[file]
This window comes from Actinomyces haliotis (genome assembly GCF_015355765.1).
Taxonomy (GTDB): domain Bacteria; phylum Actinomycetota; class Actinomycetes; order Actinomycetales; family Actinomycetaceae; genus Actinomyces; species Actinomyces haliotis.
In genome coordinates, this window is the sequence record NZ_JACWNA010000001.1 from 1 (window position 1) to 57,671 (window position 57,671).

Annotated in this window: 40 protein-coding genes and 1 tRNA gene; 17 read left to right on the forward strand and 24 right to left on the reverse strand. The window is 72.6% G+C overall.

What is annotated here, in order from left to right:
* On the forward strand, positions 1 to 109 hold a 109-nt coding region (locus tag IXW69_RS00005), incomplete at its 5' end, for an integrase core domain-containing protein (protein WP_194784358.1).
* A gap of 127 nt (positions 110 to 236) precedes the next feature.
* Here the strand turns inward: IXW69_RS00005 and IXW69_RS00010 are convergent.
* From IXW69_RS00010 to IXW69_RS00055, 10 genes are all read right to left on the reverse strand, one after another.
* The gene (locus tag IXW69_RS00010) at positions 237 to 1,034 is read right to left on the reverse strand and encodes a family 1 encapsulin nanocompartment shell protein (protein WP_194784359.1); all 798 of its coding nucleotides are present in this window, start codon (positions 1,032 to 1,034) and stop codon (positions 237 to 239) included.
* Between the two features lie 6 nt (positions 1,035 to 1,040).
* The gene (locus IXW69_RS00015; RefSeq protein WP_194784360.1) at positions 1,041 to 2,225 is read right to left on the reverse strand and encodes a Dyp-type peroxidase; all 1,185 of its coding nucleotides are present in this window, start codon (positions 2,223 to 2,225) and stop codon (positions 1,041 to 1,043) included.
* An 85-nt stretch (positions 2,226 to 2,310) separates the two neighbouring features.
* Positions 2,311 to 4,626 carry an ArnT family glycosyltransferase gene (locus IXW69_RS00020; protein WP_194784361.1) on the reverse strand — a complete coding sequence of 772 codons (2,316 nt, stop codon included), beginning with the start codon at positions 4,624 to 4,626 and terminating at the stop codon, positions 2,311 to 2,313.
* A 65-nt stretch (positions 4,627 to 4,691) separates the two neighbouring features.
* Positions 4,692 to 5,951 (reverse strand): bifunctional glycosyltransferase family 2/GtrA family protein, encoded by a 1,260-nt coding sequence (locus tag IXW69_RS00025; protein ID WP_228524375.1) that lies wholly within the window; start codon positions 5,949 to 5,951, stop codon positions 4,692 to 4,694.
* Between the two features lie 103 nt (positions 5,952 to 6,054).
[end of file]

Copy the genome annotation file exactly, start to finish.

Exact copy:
This window comes from Actinomyces haliotis (genome assembly GCF_015355765.1).
Taxonomy (GTDB): domain Bacteria; phylum Actinomycetota; class Actinomycetes; order Actinomycetales; family Actinomycetaceae; genus Actinomyces; species Actinomyces haliotis.
In genome coordinates, this window is the sequence record NZ_JACWNA010000001.1 from 1 (window position 1) to 57,671 (window position 57,671).

Annotated in this window: 40 protein-coding genes and 1 tRNA gene; 17 read left to right on the forward strand and 24 right to left on the reverse strand. The window is 72.6% G+C overall.

What is annotated here, in order from left to right:
* On the forward strand, positions 1 to 109 hold a 109-nt coding region (locus tag IXW69_RS00005), incomplete at its 5' end, for an integrase core domain-containing protein (protein WP_194784358.1).
* A gap of 127 nt (positions 110 to 236) precedes the next feature.
* Here the strand turns inward: IXW69_RS00005 and IXW69_RS00010 are convergent.
* From IXW69_RS00010 to IXW69_RS00055, 10 genes are all read right to left on the reverse strand, one after another.
* The gene (locus tag IXW69_RS00010) at positions 237 to 1,034 is read right to left on the reverse strand and encodes a family 1 encapsulin nanocompartment shell protein (protein WP_194784359.1); all 798 of its coding nucleotides are present in this window, start codon (positions 1,032 to 1,034) and stop codon (positions 237 to 239) included.
* Between the two features lie 6 nt (positions 1,035 to 1,040).
* The gene (locus IXW69_RS00015; RefSeq protein WP_194784360.1) at positions 1,041 to 2,225 is read right to left on the reverse strand and encodes a Dyp-type peroxidase; all 1,185 of its coding nucleotides are present in this window, start codon (positions 2,223 to 2,225) and stop codon (positions 1,041 to 1,043) included.
* An 85-nt stretch (positions 2,226 to 2,310) separates the two neighbouring features.
* Positions 2,311 to 4,626 carry an ArnT family glycosyltransferase gene (locus IXW69_RS00020; protein WP_194784361.1) on the reverse strand — a complete coding sequence of 772 codons (2,316 nt, stop codon included), beginning with the start codon at positions 4,624 to 4,626 and terminating at the stop codon, positions 2,311 to 2,313.
* A 65-nt stretch (positions 4,627 to 4,691) separates the two neighbouring features.
* Positions 4,692 to 5,951 (reverse strand): bifunctional glycosyltransferase family 2/GtrA family protein, encoded by a 1,260-nt coding sequence (locus tag IXW69_RS00025; protein ID WP_228524375.1) that lies wholly within the window; start codon positions 5,949 to 5,951, stop codon positions 4,692 to 4,694.
* Between the two features lie 103 nt (positions 5,952 to 6,054).